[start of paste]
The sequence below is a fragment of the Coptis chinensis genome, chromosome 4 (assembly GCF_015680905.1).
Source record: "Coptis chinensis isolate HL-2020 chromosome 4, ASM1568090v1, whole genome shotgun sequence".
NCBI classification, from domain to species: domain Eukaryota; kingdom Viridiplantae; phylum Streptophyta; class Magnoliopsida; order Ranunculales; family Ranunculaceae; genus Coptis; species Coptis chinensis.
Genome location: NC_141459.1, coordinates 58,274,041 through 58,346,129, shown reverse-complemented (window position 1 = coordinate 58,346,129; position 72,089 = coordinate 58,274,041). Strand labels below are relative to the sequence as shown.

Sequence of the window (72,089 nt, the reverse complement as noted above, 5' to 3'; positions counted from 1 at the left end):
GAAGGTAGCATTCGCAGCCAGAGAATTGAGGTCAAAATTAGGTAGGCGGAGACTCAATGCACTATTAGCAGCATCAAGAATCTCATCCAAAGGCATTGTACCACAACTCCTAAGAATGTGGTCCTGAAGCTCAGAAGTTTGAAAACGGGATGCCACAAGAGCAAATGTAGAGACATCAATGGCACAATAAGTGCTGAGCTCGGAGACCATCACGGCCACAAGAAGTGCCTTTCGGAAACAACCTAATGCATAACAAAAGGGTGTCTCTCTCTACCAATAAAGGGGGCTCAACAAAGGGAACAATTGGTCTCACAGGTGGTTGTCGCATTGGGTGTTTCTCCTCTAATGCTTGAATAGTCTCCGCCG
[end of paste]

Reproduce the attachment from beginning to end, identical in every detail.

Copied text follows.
The sequence below is a fragment of the Coptis chinensis genome, chromosome 4 (assembly GCF_015680905.1).
Source record: "Coptis chinensis isolate HL-2020 chromosome 4, ASM1568090v1, whole genome shotgun sequence".
NCBI classification, from domain to species: domain Eukaryota; kingdom Viridiplantae; phylum Streptophyta; class Magnoliopsida; order Ranunculales; family Ranunculaceae; genus Coptis; species Coptis chinensis.
Genome location: NC_141459.1, coordinates 58,274,041 through 58,346,129, shown reverse-complemented (window position 1 = coordinate 58,346,129; position 72,089 = coordinate 58,274,041). Strand labels below are relative to the sequence as shown.

Sequence of the window (72,089 nt, the reverse complement as noted above, 5' to 3'; positions counted from 1 at the left end):
GAAGGTAGCATTCGCAGCCAGAGAATTGAGGTCAAAATTAGGTAGGCGGAGACTCAATGCACTATTAGCAGCATCAAGAATCTCATCCAAAGGCATTGTACCACAACTCCTAAGAATGTGGTCCTGAAGCTCAGAAGTTTGAAAACGGGATGCCACAAGAGCAAATGTAGAGACATCAATGGCACAATAAGTGCTGAGCTCGGAGACCATCACGGCCACAAGAAGTGCCTTTCGGAAACAACCTAATGCATAACAAAAGGGTGTCTCTCTCTACCAATAAAGGGGGCTCAACAAAGGGAACAATTGGTCTCACAGGTGGTTGTCGCATTGGGTGTTTCTCCTCTAATGCTTGAATAGTCTCCGCCG